Glossy Black Cockatoo (GBC) nesting sites in Noosa County are to be identified using specially designed acoustic software as part of a new research project being undertaken by Bushland Conservation Management in partnership with the Noosa Biosphere Reserve Foundation (NBRF).
The project will use visual and bioacoustic monitoring to record and analyze data on bird movements as they prepare for the breeding season which takes place from March to September.
Bushland Conservation Management’s Kim Morris said there were three subspecies of glossy black cockatoo – one on Kangaroo Island, a southern species and one in southeast Queensland – Calyptorhynchus Latham Latham. The subspecies is considered vulnerable, and a third of the entire bird population has been identified in Noosa County, including Sunrise Beach, she said.
Kim said that while bioacoustic technology has been around for a while, this research, which will be conducted by a four-person team including her husband Joel, will use specific recognition software developed by Sunshine University’s Dr Daniella Teixeira. Coast who can “spot the shining call”.
“We have been tracking birds since 2019 through word of mouth, online data and our own sightings working in bush conservation areas,” she said.
“Sound recognition software has been used successfully on Kangaroo Island. Being able to use Dr Teixeira’s software here in Noosa will ensure the accuracy of this data.
Kim said the shinies have been known to visit Sunrise Beach, Weyba Downs, Cooroibah, Cooloola, the Kenilworth area hinterland and go west to Toowoomba and Charleville.
“They follow the source of the seeds. They seem to breed on the coast as there are sightings of juveniles with parents every year,” she said.
“The breeding season is one of the main challenges for birds. It is a large bird that has difficulty finding cavities to reproduce. Clearing and fires make things difficult.
Kim said that during the breeding season, the female never leaves the nest while incubating the eggs and is totally dependent on the male for food and water. Research has shown that males travel up to 12 km to collect food and only 1.5 km to carry water for the female during this time.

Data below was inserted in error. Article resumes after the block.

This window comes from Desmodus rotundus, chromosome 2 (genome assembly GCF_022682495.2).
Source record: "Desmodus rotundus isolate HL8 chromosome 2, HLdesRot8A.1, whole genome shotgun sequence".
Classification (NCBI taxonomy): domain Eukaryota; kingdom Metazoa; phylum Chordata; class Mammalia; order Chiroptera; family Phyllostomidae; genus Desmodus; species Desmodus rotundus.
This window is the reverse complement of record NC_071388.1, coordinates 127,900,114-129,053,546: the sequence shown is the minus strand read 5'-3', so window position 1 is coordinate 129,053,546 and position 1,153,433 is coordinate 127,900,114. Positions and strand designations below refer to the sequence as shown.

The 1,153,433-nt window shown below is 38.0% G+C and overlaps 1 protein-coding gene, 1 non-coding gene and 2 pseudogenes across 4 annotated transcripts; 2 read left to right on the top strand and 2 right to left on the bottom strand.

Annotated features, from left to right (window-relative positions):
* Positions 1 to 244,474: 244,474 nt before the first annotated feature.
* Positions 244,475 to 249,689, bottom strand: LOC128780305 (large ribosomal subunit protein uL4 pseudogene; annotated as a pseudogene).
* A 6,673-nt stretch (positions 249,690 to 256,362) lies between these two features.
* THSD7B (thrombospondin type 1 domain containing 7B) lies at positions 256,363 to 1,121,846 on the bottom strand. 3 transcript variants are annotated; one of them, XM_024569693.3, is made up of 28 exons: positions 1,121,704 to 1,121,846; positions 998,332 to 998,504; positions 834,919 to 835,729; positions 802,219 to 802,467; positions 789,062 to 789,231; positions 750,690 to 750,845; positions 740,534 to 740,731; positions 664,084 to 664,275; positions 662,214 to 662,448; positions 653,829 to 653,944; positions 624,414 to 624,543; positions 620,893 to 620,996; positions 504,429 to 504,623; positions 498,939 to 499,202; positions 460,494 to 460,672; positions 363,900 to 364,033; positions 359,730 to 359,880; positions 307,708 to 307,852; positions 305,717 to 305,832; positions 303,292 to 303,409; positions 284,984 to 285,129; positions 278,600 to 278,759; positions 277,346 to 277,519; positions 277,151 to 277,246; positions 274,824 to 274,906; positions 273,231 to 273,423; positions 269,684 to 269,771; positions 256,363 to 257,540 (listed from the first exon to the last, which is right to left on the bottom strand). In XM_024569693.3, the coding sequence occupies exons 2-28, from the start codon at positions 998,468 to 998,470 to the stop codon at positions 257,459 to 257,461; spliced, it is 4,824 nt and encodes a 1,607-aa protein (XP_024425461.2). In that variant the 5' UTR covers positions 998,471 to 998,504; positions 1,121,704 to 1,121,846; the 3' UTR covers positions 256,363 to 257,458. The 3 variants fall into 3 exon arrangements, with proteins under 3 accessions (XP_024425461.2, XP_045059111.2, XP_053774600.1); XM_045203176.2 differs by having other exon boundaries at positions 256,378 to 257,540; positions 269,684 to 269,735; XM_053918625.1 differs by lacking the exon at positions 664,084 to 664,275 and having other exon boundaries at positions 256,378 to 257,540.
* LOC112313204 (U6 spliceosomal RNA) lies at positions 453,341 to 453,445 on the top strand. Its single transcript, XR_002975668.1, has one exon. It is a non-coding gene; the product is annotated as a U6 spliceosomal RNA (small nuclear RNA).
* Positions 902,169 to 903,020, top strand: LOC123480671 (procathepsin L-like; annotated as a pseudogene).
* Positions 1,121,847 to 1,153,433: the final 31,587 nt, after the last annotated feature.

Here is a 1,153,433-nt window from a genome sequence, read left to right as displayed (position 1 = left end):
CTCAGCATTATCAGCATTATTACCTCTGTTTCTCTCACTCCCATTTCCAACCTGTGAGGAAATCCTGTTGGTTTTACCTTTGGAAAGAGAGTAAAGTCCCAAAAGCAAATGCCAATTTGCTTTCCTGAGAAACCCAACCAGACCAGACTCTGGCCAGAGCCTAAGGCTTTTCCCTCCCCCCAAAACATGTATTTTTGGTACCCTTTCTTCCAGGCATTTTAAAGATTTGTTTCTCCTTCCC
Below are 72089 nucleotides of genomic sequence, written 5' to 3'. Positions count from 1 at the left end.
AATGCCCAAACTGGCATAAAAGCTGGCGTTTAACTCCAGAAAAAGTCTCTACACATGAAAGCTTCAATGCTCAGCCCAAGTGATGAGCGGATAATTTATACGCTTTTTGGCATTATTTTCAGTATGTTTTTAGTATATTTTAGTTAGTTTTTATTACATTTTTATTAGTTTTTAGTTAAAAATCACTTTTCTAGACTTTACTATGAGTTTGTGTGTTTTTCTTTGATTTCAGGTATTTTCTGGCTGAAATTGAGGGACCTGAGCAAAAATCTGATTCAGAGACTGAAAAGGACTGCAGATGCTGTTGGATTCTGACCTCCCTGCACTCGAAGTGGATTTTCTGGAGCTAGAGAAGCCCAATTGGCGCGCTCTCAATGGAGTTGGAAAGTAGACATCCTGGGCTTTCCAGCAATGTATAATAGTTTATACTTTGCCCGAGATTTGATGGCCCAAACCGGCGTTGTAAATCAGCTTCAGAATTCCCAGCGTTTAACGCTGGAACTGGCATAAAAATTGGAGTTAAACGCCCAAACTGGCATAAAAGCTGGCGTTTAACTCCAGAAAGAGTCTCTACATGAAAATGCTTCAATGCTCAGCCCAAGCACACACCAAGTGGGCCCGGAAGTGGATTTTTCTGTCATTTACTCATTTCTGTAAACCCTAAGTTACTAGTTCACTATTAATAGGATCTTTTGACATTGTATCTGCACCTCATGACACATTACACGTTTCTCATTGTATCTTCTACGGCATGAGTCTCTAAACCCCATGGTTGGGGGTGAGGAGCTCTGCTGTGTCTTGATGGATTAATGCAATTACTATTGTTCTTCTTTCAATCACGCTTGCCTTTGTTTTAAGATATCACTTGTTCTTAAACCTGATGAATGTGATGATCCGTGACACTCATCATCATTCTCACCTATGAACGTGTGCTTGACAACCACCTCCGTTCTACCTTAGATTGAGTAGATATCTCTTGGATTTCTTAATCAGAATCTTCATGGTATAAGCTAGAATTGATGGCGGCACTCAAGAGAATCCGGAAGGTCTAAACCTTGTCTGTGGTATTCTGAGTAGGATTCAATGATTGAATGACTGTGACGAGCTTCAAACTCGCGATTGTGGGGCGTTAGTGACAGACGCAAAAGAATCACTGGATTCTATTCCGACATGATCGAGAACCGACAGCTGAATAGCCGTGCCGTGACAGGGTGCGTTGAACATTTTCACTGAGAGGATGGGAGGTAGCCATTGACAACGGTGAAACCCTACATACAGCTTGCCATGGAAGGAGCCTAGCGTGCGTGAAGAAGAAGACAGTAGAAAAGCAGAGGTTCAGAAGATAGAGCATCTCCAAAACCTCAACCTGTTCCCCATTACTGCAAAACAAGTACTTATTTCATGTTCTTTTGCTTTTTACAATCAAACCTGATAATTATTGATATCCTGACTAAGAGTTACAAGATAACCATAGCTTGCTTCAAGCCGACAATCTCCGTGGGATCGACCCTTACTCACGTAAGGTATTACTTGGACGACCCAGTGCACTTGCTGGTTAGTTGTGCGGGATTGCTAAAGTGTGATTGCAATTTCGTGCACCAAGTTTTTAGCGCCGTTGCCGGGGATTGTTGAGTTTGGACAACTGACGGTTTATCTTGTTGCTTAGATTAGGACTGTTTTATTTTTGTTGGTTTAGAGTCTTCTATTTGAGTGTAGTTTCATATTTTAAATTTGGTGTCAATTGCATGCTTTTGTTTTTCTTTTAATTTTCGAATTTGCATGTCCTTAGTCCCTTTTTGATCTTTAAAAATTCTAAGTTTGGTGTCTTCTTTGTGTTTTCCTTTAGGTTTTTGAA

“It makes it even harder for them to be so picky with their feed trees,” she said. “A lot of people think they’re just birds, they’ll just get by. They’re very specialized and loyal to their habitat. They select forage trees. Maybe they have higher nutritional value (research They will visit them year after year, bring their young to the site and teach them where the fodder trees are.
Kim said the birds’ breeding season coincides with the months when the seeds of their fodder trees are ripe and most plentiful, particularly March through June. She said the 2019 bushfires had a “massive impact” on tree-feeding glossies and they were continuing to feel the effects.
“38% of the range of GBC habitat has been affected by bushfires. There were a few hot burns and not much recovery. In other areas, the trees are coming back, but the seeds are not. It might be another five years before they come back,” she said. Fodder trees and tree hollows were destroyed in both Cooroibah and Peregian during the bushfires.
The Glossy Black Conservancy, an independent conservation and research association, conducts an annual GBC bird count.
“Last year they found there were 164 GBCs (subspecies) in total, 86% of GBCs were seen in Noosa, SE Queensland and the Gold Coast. The tally revealed that a third of all GBCs were seen in Noosa County and 88% of them were at one site, the Sunrise site.
“I think with the effects of the bushfires still being felt in the area, it’s such an important piece of land. It’s definitely going to have a big impact to lose a piece of land like this at the start. of the breeding season.
Kim said a group of scientists had submitted paperwork for the subspecies to be listed on the Environment Protection and Biodiversity Act 1999, which would provide further protection for its habitat, but the process was still in progress.
NBRF Director Jady Smith said this ground-breaking research was critical to GBC conservation and followed a GBC forum hosted by NBRF last November where current knowledge and management gaps were discussed. .
“There are currently no recorded nesting sites in the area,” Kim said. “Thanks to citizen science observations by passionate members of the community, we know that glosses breed.
“This project will provide real data that has never been obtained before in this region.”
Monitoring began in January and will continue through June.
The NBRF aims for data obtained through research to inform future conservation management decisions for local populations of GBC. Locals can help the project by recording GBC sightings at different times by emailing [email protected]
For more information, visit the Glossy Black-Cockatoo Bioacoustics Monitoring project page.